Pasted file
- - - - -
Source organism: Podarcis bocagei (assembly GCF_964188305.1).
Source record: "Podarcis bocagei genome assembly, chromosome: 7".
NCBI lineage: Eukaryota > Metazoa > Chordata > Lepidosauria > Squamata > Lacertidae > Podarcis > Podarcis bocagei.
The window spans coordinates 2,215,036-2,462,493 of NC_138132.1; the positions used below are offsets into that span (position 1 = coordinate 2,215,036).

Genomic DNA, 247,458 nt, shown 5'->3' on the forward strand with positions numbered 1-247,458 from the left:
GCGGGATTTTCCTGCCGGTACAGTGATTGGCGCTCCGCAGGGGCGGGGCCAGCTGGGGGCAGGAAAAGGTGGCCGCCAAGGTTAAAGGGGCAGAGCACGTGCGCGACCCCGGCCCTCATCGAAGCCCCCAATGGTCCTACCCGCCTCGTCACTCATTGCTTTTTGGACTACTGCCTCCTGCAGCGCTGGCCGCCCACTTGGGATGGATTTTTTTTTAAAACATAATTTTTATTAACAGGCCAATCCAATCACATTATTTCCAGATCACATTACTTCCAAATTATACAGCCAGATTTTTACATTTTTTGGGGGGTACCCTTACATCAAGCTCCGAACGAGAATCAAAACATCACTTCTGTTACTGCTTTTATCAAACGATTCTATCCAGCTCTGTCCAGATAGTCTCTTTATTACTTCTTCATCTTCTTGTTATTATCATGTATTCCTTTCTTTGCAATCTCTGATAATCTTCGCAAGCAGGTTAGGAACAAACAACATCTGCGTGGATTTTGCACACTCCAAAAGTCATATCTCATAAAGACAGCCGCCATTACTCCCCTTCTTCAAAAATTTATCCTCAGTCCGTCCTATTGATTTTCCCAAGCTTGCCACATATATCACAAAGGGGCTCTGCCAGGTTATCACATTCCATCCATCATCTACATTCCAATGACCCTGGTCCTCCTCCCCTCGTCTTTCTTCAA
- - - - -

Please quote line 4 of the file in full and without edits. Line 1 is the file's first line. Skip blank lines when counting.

The window spans coordinates 2,215,036-2,462,493 of NC_138132.1; the positions used below are offsets into that span (position 1 = coordinate 2,215,036).